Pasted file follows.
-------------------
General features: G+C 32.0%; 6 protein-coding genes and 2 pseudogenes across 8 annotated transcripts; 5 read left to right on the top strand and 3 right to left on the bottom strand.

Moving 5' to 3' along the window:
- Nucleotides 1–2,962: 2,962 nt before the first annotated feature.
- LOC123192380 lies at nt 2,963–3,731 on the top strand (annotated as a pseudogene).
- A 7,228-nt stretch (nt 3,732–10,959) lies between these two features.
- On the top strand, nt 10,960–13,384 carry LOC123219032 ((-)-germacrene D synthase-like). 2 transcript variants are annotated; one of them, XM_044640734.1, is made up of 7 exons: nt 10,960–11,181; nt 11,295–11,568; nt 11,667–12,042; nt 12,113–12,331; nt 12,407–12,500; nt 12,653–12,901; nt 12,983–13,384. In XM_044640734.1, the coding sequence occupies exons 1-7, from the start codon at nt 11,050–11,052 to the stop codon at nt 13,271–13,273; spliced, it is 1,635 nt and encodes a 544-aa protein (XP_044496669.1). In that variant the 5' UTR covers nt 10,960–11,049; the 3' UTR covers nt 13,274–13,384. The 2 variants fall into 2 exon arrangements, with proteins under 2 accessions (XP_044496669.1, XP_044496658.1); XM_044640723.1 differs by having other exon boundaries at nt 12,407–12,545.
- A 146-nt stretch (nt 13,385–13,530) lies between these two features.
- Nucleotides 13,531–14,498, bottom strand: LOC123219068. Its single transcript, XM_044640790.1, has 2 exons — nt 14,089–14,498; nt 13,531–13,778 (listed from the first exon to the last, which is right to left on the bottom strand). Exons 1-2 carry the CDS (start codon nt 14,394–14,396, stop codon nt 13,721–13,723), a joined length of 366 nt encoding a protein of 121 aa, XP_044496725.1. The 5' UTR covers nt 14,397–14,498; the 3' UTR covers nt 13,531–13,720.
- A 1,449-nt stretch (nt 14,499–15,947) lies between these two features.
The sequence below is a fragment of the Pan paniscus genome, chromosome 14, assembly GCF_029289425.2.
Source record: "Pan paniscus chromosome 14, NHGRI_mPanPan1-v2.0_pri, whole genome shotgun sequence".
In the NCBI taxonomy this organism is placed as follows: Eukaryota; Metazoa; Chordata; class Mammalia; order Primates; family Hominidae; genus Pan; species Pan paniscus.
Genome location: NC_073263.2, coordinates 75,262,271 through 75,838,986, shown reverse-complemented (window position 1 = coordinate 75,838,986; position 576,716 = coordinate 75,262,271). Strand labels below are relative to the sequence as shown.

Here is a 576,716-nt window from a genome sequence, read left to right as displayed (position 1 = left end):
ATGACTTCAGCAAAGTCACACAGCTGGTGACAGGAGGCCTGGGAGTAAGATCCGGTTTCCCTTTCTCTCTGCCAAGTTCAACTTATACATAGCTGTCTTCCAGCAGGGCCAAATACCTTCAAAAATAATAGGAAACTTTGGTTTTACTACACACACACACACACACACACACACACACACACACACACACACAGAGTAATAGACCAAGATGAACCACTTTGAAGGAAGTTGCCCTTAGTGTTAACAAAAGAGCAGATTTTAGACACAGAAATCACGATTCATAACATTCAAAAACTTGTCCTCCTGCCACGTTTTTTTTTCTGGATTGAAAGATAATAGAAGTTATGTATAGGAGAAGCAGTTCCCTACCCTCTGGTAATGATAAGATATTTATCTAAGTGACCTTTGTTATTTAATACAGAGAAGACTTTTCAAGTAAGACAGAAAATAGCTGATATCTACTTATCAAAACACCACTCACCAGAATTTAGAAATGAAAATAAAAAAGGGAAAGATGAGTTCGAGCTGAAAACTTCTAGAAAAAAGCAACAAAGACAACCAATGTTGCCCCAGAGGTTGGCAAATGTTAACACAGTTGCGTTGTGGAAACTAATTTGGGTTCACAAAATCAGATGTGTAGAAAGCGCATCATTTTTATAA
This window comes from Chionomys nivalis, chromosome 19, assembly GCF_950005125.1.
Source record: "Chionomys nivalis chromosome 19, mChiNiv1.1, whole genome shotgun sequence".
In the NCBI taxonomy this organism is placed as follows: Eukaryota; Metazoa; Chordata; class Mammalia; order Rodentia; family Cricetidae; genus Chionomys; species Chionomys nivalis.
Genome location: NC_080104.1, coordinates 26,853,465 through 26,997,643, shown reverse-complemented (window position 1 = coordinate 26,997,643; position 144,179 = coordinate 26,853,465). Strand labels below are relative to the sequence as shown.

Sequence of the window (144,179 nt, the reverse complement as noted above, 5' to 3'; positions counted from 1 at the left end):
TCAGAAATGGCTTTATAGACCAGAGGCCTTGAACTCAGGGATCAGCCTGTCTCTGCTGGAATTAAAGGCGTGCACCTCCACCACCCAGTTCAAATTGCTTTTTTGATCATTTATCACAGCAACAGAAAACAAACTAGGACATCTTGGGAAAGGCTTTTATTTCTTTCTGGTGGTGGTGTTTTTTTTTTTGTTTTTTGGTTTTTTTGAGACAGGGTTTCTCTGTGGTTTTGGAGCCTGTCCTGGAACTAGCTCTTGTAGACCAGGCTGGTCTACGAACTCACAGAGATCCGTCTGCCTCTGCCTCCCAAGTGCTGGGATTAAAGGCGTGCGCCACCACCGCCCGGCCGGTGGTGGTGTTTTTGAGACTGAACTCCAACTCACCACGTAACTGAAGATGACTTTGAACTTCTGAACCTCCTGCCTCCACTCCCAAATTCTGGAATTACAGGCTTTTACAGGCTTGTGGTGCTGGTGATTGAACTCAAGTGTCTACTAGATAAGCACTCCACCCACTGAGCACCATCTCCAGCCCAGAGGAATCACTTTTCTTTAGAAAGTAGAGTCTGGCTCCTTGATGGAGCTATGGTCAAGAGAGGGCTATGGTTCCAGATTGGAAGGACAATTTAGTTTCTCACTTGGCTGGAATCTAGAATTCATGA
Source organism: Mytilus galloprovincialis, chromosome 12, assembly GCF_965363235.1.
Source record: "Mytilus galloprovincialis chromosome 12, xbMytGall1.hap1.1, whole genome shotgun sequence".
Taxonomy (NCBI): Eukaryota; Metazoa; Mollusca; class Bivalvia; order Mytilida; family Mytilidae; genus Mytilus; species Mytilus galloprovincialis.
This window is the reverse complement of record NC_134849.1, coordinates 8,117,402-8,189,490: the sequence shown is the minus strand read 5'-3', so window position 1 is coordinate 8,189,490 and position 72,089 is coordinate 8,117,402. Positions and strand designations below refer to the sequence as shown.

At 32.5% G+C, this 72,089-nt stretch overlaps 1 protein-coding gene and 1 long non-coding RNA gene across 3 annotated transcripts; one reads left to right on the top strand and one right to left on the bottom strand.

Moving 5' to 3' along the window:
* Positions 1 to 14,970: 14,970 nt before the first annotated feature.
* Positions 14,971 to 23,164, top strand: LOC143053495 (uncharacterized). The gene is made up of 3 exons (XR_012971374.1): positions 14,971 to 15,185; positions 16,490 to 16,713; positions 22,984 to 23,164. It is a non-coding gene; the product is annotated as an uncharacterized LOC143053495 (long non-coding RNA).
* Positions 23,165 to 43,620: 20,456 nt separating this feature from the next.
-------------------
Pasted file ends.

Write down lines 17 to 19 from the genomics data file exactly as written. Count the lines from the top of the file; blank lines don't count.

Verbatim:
Source record: "Chionomys nivalis chromosome 19, mChiNiv1.1, whole genome shotgun sequence".
In the NCBI taxonomy this organism is placed as follows: Eukaryota; Metazoa; Chordata; class Mammalia; order Rodentia; family Cricetidae; genus Chionomys; species Chionomys nivalis.
Genome location: NC_080104.1, coordinates 26,853,465 through 26,997,643, shown reverse-complemented (window position 1 = coordinate 26,997,643; position 144,179 = coordinate 26,853,465). Strand labels below are relative to the sequence as shown.